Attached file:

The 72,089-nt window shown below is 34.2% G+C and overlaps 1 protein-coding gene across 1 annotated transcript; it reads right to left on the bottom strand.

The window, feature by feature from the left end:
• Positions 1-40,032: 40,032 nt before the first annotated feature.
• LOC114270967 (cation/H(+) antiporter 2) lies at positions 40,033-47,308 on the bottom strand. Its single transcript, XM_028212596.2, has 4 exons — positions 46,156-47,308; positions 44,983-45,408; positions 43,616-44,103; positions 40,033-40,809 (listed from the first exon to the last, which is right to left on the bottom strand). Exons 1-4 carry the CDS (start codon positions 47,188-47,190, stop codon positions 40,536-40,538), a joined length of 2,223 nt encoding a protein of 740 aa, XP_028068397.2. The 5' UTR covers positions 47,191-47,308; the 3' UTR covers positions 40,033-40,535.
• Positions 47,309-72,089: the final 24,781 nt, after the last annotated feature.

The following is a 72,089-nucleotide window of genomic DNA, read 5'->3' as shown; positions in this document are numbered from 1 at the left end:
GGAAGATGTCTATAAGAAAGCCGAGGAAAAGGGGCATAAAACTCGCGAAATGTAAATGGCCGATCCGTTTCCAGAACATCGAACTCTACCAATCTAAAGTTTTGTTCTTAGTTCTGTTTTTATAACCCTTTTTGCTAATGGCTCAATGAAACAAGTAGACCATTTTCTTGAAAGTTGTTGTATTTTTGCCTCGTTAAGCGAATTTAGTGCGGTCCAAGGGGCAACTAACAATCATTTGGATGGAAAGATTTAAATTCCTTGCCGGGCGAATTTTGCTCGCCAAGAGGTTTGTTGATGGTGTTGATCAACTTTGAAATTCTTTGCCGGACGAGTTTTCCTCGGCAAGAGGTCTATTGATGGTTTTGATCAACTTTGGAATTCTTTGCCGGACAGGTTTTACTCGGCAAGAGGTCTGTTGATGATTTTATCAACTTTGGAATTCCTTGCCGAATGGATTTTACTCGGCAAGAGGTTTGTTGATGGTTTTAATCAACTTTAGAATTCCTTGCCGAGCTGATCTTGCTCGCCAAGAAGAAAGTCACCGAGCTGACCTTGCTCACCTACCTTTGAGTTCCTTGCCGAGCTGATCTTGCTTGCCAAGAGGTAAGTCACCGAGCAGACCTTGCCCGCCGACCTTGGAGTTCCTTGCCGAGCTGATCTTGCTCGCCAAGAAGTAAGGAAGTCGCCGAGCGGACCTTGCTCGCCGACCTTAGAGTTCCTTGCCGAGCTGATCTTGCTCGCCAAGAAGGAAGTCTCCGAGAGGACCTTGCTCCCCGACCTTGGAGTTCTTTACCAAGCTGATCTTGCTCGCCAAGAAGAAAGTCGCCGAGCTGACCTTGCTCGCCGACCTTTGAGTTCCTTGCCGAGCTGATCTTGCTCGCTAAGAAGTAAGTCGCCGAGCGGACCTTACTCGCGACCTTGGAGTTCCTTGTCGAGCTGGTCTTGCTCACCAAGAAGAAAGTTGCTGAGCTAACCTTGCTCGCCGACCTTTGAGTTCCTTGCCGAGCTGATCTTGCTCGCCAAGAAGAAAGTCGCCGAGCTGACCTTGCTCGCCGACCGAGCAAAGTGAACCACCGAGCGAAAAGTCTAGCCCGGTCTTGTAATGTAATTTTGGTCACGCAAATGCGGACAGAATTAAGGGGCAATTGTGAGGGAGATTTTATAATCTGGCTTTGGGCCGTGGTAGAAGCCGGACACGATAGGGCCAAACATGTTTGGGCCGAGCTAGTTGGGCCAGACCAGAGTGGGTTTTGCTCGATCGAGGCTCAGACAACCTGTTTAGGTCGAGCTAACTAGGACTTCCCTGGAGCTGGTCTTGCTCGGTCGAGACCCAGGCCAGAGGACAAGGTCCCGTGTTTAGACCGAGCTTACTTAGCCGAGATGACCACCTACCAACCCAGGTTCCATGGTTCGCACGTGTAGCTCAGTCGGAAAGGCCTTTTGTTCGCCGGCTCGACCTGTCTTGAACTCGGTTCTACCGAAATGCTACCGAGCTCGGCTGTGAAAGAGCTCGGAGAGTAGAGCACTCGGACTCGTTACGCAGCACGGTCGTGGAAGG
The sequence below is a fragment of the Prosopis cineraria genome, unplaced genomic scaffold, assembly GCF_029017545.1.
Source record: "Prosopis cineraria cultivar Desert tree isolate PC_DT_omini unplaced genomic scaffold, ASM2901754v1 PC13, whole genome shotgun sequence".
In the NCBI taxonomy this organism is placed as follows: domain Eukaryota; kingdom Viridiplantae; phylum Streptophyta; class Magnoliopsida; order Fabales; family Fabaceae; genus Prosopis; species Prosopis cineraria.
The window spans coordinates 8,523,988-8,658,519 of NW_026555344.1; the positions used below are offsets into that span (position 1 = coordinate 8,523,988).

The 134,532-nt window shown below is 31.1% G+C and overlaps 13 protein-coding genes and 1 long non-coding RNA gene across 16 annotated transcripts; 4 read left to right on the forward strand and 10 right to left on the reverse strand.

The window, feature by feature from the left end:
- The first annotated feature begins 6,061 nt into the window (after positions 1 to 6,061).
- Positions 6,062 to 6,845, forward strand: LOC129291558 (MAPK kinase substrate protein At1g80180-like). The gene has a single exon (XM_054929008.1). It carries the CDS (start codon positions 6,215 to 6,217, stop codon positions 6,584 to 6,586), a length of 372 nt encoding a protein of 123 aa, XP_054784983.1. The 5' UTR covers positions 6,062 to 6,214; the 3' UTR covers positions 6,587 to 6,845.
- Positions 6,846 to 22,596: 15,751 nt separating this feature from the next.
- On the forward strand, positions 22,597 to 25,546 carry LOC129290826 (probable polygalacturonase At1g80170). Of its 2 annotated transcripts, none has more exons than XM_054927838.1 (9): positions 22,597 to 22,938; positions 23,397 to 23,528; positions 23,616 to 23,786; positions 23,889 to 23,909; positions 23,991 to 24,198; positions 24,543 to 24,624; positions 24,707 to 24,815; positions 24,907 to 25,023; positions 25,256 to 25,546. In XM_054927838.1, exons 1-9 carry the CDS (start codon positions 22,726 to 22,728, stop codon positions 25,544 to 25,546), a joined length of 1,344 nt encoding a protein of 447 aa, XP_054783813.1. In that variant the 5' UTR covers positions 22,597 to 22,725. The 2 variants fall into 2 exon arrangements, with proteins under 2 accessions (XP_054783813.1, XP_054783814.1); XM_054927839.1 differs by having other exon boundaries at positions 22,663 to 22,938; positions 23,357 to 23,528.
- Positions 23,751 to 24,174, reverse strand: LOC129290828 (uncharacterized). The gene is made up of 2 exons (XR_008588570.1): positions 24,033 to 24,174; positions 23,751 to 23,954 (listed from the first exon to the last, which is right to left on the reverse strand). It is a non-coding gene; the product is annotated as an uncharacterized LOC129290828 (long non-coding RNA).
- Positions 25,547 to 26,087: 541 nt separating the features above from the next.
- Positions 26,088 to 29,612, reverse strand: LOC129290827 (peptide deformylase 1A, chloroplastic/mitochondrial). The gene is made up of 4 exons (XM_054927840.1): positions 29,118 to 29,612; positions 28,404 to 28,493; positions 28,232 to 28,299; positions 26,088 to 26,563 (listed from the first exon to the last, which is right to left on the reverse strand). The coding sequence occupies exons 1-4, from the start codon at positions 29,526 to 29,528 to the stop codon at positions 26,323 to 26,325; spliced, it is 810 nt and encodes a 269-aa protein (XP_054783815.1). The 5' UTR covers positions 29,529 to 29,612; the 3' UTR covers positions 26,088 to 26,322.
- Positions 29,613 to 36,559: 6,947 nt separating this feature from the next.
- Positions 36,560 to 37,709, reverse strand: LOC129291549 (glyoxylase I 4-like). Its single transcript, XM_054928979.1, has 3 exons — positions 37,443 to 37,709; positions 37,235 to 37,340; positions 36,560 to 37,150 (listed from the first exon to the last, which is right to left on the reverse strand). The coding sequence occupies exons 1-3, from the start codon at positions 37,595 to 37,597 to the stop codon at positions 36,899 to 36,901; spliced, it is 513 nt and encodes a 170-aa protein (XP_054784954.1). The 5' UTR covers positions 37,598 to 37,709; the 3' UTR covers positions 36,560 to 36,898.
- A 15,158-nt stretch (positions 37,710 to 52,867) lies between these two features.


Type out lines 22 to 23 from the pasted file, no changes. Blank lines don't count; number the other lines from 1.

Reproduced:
- Positions 36,560 to 37,709, reverse strand: LOC129291549 (glyoxylase I 4-like). Its single transcript, XM_054928979.1, has 3 exons — positions 37,443 to 37,709; positions 37,235 to 37,340; positions 36,560 to 37,150 (listed from the first exon to the last, which is right to left on the reverse strand). The coding sequence occupies exons 1-3, from the start codon at positions 37,595 to 37,597 to the stop codon at positions 36,899 to 36,901; spliced, it is 513 nt and encodes a 170-aa protein (XP_054784954.1). The 5' UTR covers positions 37,598 to 37,709; the 3' UTR covers positions 36,560 to 36,898.
- A 15,158-nt stretch (positions 37,710 to 52,867) lies between these two features.